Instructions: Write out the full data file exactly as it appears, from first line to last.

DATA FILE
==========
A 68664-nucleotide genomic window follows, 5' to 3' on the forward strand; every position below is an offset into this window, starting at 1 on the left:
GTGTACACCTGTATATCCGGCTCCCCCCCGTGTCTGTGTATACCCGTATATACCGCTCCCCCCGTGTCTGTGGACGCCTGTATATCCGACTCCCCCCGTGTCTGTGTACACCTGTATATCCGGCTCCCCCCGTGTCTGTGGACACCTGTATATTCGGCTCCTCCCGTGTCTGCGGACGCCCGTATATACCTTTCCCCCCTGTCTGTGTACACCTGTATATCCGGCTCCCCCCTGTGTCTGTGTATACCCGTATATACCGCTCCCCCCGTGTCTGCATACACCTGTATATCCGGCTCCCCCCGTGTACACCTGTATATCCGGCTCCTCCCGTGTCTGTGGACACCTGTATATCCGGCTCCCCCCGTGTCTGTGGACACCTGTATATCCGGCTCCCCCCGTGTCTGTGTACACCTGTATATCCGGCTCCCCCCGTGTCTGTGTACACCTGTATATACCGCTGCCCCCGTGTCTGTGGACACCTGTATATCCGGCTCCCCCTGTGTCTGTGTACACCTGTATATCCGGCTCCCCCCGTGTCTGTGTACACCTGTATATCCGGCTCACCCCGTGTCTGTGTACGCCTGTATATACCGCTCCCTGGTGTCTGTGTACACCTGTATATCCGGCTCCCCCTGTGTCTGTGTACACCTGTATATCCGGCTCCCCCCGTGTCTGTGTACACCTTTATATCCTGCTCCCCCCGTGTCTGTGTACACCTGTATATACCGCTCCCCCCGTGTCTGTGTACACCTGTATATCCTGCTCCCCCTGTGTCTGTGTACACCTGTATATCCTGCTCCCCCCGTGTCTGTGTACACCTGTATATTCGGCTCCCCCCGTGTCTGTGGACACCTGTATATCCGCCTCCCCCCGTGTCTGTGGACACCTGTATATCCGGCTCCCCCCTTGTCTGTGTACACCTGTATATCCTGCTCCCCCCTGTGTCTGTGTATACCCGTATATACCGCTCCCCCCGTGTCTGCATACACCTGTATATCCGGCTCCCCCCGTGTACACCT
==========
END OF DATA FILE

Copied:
A 68664-nucleotide genomic window follows, 5' to 3' on the forward strand; every position below is an offset into this window, starting at 1 on the left:
GTGTACACCTGTATATCCGGCTCCCCCCCGTGTCTGTGTATACCCGTATATACCGCTCCCCCCGTGTCTGTGGACGCCTGTATATCCGACTCCCCCCGTGTCTGTGTACACCTGTATATCCGGCTCCCCCCGTGTCTGTGGACACCTGTATATTCGGCTCCTCCCGTGTCTGCGGACGCCCGTATATACCTTTCCCCCCTGTCTGTGTACACCTGTATATCCGGCTCCCCCCTGTGTCTGTGTATACCCGTATATACCGCTCCCCCCGTGTCTGCATACACCTGTATATCCGGCTCCCCCCGTGTACACCTGTATATCCGGCTCCTCCCGTGTCTGTGGACACCTGTATATCCGGCTCCCCCCGTGTCTGTGGACACCTGTATATCCGGCTCCCCCCGTGTCTGTGTACACCTGTATATCCGGCTCCCCCCGTGTCTGTGTACACCTGTATATACCGCTGCCCCCGTGTCTGTGGACACCTGTATATCCGGCTCCCCCTGTGTCTGTGTACACCTGTATATCCGGCTCCCCCCGTGTCTGTGTACACCTGTATATCCGGCTCACCCCGTGTCTGTGTACGCCTGTATATACCGCTCCCTGGTGTCTGTGTACACCTGTATATCCGGCTCCCCCTGTGTCTGTGTACACCTGTATATCCGGCTCCCCCCGTGTCTGTGTACACCTTTATATCCTGCTCCCCCCGTGTCTGTGTACACCTGTATATACCGCTCCCCCCGTGTCTGTGTACACCTGTATATCCTGCTCCCCCTGTGTCTGTGTACACCTGTATATCCTGCTCCCCCCGTGTCTGTGTACACCTGTATATTCGGCTCCCCCCGTGTCTGTGGACACCTGTATATCCGCCTCCCCCCGTGTCTGTGGACACCTGTATATCCGGCTCCCCCCTTGTCTGTGTACACCTGTATATCCTGCTCCCCCCTGTGTCTGTGTATACCCGTATATACCGCTCCCCCCGTGTCTGCATACACCTGTATATCCGGCTCCCCCCGTGTACACCT